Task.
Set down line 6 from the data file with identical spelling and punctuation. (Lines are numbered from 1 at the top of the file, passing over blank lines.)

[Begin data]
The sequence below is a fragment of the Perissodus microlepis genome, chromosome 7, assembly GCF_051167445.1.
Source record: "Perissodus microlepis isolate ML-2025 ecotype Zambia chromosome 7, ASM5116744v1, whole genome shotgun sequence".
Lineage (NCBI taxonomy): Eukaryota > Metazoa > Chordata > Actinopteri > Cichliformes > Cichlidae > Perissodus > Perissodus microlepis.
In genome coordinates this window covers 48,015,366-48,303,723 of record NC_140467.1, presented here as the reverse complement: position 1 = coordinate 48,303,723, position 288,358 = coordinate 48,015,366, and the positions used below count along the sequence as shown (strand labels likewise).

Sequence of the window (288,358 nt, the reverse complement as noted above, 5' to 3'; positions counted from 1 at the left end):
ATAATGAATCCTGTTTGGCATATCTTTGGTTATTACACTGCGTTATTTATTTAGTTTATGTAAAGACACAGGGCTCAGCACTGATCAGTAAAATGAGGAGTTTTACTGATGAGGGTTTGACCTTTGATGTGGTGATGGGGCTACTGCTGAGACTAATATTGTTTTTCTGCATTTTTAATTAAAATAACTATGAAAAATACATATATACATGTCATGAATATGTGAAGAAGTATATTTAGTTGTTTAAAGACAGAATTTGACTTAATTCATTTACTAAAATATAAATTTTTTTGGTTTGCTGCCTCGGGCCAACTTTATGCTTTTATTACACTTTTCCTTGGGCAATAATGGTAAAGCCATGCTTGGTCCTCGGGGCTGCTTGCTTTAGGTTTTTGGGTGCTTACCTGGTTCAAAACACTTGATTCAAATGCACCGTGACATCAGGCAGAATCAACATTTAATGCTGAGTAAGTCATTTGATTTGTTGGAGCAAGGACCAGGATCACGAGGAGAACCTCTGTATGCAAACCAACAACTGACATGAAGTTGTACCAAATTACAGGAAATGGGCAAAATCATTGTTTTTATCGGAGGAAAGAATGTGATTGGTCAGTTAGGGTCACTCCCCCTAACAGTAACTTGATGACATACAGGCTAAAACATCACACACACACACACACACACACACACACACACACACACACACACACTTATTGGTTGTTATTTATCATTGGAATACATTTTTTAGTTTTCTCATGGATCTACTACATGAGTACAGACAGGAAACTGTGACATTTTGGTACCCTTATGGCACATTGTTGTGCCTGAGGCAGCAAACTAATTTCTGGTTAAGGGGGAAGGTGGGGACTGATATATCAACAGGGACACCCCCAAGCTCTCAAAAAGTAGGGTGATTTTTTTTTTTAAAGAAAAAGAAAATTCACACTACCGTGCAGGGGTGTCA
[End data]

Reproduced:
ATAATGAATCCTGTTTGGCATATCTTTGGTTATTACACTGCGTTATTTATTTAGTTTATGTAAAGACACAGGGCTCAGCACTGATCAGTAAAATGAGGAGTTTTACTGATGAGGGTTTGACCTTTGATGTGGTGATGGGGCTACTGCTGAGACTAATATTGTTTTTCTGCATTTTTAATTAAAATAACTATGAAAAATACATATATACATGTCATGAATATGTGAAGAAGTATATTTAGTTGTTTAAAGACAGAATTTGACTTAATTCATTTACTAAAATATAAATTTTTTTGGTTTGCTGCCTCGGGCCAACTTTATGCTTTTATTACACTTTTCCTTGGGCAATAATGGTAAAGCCATGCTTGGTCCTCGGGGCTGCTTGCTTTAGGTTTTTGGGTGCTTACCTGGTTCAAAACACTTGATTCAAATGCACCGTGACATCAGGCAGAATCAACATTTAATGCTGAGTAAGTCATTTGATTTGTTGGAGCAAGGACCAGGATCACGAGGAGAACCTCTGTATGCAAACCAACAACTGACATGAAGTTGTACCAAATTACAGGAAATGGGCAAAATCATTGTTTTTATCGGAGGAAAGAATGTGATTGGTCAGTTAGGGTCACTCCCCCTAACAGTAACTTGATGACATACAGGCTAAAACATCACACACACACACACACACACACACACACACACACACACACACACACTTATTGGTTGTTATTTATCATTGGAATACATTTTTTAGTTTTCTCATGGATCTACTACATGAGTACAGACAGGAAACTGTGACATTTTGGTACCCTTATGGCACATTGTTGTGCCTGAGGCAGCAAACTAATTTCTGGTTAAGGGGGAAGGTGGGGACTGATATATCAACAGGGACACCCCCAAGCTCTCAAAAAGTAGGGTGATTTTTTTTTTTAAAGAAAAAGAAAATTCACACTACCGTGCAGGGGTGTCA